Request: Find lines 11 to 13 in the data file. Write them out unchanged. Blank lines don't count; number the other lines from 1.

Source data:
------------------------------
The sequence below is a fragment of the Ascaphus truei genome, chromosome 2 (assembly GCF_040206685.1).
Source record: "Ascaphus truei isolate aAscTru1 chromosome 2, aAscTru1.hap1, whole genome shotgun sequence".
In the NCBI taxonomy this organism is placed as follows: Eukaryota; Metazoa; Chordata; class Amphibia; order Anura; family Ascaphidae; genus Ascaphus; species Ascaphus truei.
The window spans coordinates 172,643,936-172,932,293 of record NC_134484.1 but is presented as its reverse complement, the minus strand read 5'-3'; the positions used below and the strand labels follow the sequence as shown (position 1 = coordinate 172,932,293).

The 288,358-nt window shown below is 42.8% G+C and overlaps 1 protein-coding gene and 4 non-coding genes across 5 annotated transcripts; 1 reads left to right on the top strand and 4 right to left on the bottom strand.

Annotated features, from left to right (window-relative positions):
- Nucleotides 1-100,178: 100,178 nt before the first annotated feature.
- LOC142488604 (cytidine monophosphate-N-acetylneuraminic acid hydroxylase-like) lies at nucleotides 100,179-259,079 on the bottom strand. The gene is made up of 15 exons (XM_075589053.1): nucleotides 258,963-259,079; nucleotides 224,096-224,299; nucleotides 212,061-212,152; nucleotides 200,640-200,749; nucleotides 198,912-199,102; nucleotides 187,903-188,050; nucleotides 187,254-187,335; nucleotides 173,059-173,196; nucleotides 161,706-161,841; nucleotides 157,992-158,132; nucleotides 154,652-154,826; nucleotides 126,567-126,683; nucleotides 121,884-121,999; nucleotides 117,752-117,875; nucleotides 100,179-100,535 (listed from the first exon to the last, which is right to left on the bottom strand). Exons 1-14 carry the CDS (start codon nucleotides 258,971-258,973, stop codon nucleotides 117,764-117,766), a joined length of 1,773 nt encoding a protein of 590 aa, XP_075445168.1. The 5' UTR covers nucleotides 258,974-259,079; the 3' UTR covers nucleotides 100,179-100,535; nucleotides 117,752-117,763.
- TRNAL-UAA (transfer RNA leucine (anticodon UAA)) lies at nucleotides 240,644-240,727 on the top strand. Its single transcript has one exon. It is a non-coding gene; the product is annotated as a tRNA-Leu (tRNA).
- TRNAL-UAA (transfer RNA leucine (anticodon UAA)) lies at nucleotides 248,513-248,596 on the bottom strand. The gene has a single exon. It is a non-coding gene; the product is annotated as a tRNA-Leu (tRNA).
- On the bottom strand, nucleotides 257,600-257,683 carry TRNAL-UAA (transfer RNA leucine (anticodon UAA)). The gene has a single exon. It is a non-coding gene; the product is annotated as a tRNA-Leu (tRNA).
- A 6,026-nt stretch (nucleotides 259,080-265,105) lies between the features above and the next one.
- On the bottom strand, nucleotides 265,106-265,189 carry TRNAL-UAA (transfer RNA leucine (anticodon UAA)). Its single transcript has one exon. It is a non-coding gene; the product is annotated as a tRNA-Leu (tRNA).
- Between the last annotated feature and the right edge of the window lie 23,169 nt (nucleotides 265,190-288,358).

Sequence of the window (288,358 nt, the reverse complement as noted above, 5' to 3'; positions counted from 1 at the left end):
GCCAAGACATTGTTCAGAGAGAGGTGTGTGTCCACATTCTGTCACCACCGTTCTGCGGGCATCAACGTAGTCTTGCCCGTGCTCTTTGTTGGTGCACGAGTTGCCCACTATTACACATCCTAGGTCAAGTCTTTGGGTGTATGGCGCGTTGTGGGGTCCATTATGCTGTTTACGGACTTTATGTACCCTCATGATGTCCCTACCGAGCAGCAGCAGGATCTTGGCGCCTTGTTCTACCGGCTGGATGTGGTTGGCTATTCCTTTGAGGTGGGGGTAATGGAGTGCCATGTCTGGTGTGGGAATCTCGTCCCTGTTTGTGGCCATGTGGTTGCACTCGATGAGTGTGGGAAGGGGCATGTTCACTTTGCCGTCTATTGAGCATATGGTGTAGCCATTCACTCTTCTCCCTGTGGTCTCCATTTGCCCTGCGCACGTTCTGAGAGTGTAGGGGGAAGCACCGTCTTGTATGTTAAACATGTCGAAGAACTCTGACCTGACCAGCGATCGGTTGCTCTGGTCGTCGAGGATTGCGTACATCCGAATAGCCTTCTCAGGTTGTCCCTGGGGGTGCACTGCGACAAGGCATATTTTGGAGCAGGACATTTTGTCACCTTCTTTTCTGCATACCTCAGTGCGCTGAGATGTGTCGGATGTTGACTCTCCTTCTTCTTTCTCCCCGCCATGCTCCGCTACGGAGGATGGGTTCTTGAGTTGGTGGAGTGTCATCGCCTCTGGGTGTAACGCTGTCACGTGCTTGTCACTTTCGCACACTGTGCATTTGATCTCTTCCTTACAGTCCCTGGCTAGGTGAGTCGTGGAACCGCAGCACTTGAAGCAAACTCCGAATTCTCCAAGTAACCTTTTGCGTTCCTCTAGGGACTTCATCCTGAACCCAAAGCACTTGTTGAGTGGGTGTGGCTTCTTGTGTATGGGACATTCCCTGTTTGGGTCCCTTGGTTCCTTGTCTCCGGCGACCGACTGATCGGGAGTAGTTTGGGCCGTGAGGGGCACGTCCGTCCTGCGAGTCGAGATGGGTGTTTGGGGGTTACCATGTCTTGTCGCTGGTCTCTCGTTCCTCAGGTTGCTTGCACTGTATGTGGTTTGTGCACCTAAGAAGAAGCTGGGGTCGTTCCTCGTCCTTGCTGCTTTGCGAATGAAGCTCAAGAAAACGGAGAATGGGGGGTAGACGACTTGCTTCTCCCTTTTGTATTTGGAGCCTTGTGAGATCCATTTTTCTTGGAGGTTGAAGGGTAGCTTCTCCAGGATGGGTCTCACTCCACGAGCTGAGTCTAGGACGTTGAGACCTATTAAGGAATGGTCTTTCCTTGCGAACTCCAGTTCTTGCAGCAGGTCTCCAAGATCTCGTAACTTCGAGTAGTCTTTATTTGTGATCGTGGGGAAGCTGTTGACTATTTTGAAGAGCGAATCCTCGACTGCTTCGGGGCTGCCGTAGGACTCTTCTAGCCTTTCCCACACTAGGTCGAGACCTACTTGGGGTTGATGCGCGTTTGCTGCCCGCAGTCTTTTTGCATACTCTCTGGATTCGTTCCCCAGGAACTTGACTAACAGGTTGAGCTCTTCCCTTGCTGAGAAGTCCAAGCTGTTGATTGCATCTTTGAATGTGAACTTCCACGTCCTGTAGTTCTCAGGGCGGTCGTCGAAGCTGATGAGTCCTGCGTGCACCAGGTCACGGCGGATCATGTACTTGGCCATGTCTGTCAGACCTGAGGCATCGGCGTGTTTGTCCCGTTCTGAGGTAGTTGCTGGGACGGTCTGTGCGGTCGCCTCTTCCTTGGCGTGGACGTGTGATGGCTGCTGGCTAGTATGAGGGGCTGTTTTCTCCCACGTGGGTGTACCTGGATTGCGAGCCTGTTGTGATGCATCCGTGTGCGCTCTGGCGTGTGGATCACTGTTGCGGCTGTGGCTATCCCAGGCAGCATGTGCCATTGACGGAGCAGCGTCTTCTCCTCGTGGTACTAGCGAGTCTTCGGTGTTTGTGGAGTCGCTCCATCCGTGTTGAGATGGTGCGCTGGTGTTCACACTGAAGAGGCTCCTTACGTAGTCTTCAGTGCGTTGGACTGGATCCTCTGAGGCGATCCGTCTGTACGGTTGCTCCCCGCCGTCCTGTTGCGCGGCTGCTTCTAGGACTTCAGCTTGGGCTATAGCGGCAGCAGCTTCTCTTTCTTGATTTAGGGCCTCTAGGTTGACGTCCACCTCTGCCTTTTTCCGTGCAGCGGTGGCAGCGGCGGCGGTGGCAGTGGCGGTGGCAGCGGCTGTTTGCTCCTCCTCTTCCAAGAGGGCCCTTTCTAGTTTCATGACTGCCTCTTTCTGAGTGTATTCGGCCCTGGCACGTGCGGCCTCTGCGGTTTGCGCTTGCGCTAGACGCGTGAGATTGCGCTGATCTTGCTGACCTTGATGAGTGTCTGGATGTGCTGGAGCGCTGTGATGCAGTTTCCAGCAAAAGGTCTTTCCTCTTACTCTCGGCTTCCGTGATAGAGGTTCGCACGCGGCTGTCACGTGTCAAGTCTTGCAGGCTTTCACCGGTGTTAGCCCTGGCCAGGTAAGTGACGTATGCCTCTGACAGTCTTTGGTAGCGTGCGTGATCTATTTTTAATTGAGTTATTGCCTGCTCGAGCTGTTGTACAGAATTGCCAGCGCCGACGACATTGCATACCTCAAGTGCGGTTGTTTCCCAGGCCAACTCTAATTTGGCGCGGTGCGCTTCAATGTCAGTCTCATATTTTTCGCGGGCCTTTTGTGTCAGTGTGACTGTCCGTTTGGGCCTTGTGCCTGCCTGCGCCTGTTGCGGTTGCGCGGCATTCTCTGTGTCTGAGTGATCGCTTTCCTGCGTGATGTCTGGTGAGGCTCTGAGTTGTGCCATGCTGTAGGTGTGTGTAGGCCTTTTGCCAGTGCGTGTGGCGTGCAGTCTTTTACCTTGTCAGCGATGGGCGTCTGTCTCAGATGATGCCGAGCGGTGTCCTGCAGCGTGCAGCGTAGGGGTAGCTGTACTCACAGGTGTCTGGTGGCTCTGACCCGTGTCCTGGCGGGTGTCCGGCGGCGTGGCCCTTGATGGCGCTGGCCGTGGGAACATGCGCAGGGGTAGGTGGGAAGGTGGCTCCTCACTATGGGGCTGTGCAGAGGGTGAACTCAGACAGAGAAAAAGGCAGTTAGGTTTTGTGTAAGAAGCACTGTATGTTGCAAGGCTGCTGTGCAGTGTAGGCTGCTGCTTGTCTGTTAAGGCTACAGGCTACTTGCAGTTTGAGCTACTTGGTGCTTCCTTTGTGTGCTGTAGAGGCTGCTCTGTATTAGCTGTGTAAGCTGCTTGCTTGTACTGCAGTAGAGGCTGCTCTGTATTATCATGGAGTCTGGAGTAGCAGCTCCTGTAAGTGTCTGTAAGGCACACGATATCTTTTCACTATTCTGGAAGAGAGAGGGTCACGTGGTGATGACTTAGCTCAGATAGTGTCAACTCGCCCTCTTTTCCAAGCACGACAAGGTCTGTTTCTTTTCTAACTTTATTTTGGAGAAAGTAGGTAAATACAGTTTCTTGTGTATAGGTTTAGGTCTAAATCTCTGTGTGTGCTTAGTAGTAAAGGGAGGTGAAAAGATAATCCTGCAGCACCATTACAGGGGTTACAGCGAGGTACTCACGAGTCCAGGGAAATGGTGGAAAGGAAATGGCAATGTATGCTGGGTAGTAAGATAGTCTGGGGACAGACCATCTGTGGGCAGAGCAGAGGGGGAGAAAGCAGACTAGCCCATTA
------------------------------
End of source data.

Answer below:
- On the bottom strand, nucleotides 257,600-257,683 carry TRNAL-UAA (transfer RNA leucine (anticodon UAA)). The gene has a single exon. It is a non-coding gene; the product is annotated as a tRNA-Leu (tRNA).
- A 6,026-nt stretch (nucleotides 259,080-265,105) lies between the features above and the next one.
- On the bottom strand, nucleotides 265,106-265,189 carry TRNAL-UAA (transfer RNA leucine (anticodon UAA)). Its single transcript has one exon. It is a non-coding gene; the product is annotated as a tRNA-Leu (tRNA).